Soft Landing The film’s title sequence story opens with a space shuttle flying in orbit over Earth. The bay doors open, releasing a Corvette. An astronaut seated in the Corvette then begins descending through Earth’s atmosphere, landing in a desert canyon (both car and occupant miraculously unscathed by re-entry friction heat).
Leading directly from the title sequence, the film’s framing story has the astronaut, Grimaldi, arriving at home where he is greeted by his daughter. He shows her something he brought back: a crystalline green sphere. When he opens the case, the orb rises out and melts the astronaut. It introduces itself to the terrified girl as “the sum of all evils”. Looking into the orb, known as the Loc-Nar, the girl sees how it has influenced societies through time and space.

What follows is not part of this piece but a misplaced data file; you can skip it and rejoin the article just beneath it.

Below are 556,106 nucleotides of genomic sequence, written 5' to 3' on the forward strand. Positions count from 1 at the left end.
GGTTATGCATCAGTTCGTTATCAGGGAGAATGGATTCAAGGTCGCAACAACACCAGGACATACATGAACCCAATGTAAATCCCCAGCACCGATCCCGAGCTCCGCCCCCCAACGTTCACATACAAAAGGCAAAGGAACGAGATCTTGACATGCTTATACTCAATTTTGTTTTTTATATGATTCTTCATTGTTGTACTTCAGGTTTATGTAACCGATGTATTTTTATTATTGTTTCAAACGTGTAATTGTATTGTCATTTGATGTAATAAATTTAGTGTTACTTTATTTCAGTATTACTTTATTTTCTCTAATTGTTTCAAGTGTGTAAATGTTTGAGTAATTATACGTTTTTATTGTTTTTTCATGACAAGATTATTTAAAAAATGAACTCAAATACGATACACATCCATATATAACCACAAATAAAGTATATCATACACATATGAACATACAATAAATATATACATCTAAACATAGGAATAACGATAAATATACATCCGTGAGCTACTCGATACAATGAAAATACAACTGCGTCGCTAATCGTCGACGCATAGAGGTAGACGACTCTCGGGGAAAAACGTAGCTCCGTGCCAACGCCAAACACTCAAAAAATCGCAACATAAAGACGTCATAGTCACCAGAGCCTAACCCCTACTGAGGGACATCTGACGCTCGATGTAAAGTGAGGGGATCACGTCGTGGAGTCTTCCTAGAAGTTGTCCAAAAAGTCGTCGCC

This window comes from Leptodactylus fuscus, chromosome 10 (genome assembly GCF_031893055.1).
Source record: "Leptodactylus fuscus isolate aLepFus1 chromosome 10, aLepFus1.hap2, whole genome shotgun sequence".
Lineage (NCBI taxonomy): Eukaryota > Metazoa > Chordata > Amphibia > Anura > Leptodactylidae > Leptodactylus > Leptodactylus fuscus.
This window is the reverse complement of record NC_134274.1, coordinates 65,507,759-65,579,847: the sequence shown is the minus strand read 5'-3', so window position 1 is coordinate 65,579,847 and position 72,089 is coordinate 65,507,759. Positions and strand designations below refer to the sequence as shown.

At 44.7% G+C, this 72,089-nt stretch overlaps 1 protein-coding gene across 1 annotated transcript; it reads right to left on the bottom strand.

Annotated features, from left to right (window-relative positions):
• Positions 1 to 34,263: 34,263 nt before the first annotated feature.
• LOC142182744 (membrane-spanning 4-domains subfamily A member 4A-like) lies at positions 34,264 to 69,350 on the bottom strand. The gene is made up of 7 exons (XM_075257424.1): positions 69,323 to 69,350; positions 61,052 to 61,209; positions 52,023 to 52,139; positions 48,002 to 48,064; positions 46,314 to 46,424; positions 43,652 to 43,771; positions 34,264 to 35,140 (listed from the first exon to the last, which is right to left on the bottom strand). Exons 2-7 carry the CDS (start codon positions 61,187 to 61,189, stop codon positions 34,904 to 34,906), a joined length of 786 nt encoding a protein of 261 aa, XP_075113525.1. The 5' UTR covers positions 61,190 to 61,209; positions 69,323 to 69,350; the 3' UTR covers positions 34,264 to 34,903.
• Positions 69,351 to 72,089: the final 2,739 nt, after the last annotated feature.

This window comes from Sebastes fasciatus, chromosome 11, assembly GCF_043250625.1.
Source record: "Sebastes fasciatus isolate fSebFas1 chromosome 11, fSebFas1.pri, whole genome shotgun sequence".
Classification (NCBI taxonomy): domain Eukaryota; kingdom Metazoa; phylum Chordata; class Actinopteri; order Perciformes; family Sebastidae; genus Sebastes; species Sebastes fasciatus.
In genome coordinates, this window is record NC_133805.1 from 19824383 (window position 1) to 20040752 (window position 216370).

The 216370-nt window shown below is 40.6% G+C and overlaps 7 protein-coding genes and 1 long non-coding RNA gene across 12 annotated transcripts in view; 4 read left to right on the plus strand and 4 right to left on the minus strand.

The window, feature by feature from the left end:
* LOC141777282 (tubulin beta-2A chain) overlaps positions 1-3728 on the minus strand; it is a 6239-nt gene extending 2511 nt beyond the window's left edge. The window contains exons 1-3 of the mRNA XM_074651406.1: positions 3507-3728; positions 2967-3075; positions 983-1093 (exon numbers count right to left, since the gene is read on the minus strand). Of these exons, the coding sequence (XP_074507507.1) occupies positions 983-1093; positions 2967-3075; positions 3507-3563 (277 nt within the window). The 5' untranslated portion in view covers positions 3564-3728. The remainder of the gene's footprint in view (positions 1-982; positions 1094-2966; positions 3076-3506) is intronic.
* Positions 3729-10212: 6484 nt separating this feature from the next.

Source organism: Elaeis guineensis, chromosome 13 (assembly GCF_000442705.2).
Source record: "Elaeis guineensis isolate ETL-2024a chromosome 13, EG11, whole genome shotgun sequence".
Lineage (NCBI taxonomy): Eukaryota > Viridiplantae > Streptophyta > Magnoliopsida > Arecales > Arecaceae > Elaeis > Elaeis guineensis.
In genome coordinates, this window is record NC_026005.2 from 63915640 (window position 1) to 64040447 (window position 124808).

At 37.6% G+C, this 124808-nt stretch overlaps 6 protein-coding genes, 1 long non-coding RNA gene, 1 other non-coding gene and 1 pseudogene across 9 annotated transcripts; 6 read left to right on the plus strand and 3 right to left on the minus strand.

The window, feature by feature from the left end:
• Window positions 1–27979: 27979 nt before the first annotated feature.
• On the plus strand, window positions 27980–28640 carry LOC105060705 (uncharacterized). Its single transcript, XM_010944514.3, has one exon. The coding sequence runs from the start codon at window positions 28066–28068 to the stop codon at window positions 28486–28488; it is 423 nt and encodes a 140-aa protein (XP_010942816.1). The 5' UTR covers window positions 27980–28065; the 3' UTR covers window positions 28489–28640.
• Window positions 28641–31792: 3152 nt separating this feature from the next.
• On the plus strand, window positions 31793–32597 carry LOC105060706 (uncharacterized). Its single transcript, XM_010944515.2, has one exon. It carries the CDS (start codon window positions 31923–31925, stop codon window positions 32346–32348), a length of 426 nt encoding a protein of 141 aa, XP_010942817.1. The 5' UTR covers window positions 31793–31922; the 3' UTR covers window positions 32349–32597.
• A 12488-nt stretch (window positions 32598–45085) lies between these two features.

In a dystopian New York City in the year 2031, cynical taxicab driver Harry Canyon narrates his day in film noir style, grumbling about his fares and occasional robbery attempts, which he thwarts with a disintegrator installed behind his seat. He stumbles into an incident where he rescues a girl from a gangster named Rudnick, who had murdered the girl’s father. She tells him about her father’s discovery: the Loc-Nar, an artifact over which people are killing each other. Harry takes the girl back to his apartment, where she climbs into his bed and has sex with him. The next day, one of his fares is Rudnick, who threatens Harry if he does not cooperate. The girl decides to sell the Loc-Nar to Rudnick and split the proceeds with Harry. He agrees to take her to the exchange, where Rudnick takes the Loc-Nar out of its isolation case and disintegrates. Meanwhile, the girl informs Harry that she’s keeping the money for herself and pulls a gun on him. Harry is forced to use his disintegrator on her. He keeps the money and writes it up as a “two-day ride with one hell of a tip.”